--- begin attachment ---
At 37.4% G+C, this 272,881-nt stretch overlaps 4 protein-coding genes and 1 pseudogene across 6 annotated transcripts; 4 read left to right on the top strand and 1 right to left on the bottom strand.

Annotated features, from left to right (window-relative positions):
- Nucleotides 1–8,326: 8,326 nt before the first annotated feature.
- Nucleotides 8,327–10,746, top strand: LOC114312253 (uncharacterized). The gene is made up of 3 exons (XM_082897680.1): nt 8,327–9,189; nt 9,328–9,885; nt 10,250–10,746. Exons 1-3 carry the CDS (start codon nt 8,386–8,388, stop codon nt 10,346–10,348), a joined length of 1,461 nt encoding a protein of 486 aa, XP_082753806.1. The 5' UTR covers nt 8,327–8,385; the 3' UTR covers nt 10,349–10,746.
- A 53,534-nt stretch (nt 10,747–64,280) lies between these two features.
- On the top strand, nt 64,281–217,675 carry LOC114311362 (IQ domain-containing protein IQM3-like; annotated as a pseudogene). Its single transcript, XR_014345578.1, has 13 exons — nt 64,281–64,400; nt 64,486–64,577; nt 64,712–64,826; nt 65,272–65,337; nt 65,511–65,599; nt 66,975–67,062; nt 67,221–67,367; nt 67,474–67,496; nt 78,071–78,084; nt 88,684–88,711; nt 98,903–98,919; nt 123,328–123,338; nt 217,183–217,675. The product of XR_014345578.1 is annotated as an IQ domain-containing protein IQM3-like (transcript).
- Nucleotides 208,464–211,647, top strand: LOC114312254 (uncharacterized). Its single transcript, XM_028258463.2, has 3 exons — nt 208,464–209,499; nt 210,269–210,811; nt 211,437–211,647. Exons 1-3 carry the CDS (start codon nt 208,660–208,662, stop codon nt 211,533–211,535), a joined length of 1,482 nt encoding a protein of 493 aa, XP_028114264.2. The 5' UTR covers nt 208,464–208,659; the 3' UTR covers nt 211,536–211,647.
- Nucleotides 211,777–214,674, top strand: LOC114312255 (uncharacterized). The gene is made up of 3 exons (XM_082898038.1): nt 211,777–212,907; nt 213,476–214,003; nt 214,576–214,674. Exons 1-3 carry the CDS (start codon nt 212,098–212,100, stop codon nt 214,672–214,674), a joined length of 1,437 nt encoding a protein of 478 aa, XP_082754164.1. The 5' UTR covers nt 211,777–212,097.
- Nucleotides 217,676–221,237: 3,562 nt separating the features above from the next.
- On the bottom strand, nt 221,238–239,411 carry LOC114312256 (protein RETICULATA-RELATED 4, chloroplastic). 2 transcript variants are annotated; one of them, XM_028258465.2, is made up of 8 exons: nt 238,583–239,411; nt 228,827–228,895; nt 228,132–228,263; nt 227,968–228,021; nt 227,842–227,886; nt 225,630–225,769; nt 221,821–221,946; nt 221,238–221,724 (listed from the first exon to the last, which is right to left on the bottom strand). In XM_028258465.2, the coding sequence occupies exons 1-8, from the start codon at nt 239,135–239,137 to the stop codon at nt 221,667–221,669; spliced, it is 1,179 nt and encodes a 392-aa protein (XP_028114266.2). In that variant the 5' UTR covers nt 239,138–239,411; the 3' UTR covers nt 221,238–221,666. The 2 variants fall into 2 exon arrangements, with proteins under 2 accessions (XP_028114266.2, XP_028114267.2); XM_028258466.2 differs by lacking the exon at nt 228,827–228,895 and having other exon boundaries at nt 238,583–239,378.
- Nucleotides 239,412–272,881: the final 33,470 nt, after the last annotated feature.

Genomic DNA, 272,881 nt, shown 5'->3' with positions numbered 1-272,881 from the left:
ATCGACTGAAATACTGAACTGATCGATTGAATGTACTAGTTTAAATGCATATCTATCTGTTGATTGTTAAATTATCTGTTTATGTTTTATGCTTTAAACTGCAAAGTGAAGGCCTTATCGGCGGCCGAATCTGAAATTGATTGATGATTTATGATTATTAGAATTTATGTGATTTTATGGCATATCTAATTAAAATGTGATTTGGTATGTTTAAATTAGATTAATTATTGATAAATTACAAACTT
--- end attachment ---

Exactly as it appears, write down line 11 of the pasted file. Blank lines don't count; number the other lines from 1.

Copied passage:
- Nucleotides 239,412–272,881: the final 33,470 nt, after the last annotated feature.